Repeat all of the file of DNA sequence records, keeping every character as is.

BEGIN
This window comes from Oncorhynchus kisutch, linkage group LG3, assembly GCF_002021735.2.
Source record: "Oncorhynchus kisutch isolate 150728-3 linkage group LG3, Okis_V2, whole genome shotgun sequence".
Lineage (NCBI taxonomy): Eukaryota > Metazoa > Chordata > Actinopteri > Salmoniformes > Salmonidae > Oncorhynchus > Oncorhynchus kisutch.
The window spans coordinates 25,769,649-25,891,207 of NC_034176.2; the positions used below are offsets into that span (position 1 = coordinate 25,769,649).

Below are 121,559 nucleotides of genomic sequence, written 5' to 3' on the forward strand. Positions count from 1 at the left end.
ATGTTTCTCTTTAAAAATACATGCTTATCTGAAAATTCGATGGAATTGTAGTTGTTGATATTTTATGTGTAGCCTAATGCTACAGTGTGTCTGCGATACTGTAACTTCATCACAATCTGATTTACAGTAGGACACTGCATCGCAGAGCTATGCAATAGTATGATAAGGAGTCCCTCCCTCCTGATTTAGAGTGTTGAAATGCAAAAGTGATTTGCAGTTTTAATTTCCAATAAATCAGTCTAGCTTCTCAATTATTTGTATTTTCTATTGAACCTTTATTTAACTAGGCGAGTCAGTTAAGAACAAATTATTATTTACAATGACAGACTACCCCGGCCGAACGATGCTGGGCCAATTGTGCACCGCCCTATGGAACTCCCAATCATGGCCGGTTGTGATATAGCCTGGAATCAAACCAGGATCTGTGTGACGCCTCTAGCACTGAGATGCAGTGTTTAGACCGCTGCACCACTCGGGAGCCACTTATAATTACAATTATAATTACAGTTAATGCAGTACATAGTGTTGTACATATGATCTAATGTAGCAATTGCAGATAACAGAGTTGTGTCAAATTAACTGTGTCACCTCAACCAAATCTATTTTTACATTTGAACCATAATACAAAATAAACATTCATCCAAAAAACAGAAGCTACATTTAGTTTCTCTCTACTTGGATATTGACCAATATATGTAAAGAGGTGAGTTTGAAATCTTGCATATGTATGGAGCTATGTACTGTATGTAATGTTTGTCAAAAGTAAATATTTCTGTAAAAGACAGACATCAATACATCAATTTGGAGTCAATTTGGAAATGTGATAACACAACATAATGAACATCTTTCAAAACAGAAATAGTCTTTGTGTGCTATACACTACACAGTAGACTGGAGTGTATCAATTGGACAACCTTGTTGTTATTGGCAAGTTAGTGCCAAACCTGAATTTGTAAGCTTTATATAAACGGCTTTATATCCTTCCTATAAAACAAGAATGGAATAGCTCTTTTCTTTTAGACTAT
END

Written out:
This window comes from Oncorhynchus kisutch, linkage group LG3, assembly GCF_002021735.2.
Source record: "Oncorhynchus kisutch isolate 150728-3 linkage group LG3, Okis_V2, whole genome shotgun sequence".
Lineage (NCBI taxonomy): Eukaryota > Metazoa > Chordata > Actinopteri > Salmoniformes > Salmonidae > Oncorhynchus > Oncorhynchus kisutch.
The window spans coordinates 25,769,649-25,891,207 of NC_034176.2; the positions used below are offsets into that span (position 1 = coordinate 25,769,649).

Below are 121,559 nucleotides of genomic sequence, written 5' to 3' on the forward strand. Positions count from 1 at the left end.
ATGTTTCTCTTTAAAAATACATGCTTATCTGAAAATTCGATGGAATTGTAGTTGTTGATATTTTATGTGTAGCCTAATGCTACAGTGTGTCTGCGATACTGTAACTTCATCACAATCTGATTTACAGTAGGACACTGCATCGCAGAGCTATGCAATAGTATGATAAGGAGTCCCTCCCTCCTGATTTAGAGTGTTGAAATGCAAAAGTGATTTGCAGTTTTAATTTCCAATAAATCAGTCTAGCTTCTCAATTATTTGTATTTTCTATTGAACCTTTATTTAACTAGGCGAGTCAGTTAAGAACAAATTATTATTTACAATGACAGACTACCCCGGCCGAACGATGCTGGGCCAATTGTGCACCGCCCTATGGAACTCCCAATCATGGCCGGTTGTGATATAGCCTGGAATCAAACCAGGATCTGTGTGACGCCTCTAGCACTGAGATGCAGTGTTTAGACCGCTGCACCACTCGGGAGCCACTTATAATTACAATTATAATTACAGTTAATGCAGTACATAGTGTTGTACATATGATCTAATGTAGCAATTGCAGATAACAGAGTTGTGTCAAATTAACTGTGTCACCTCAACCAAATCTATTTTTACATTTGAACCATAATACAAAATAAACATTCATCCAAAAAACAGAAGCTACATTTAGTTTCTCTCTACTTGGATATTGACCAATATATGTAAAGAGGTGAGTTTGAAATCTTGCATATGTATGGAGCTATGTACTGTATGTAATGTTTGTCAAAAGTAAATATTTCTGTAAAAGACAGACATCAATACATCAATTTGGAGTCAATTTGGAAATGTGATAACACAACATAATGAACATCTTTCAAAACAGAAATAGTCTTTGTGTGCTATACACTACACAGTAGACTGGAGTGTATCAATTGGACAACCTTGTTGTTATTGGCAAGTTAGTGCCAAACCTGAATTTGTAAGCTTTATATAAACGGCTTTATATCCTTCCTATAAAACAAGAATGGAATAGCTCTTTTCTTTTAGACTAT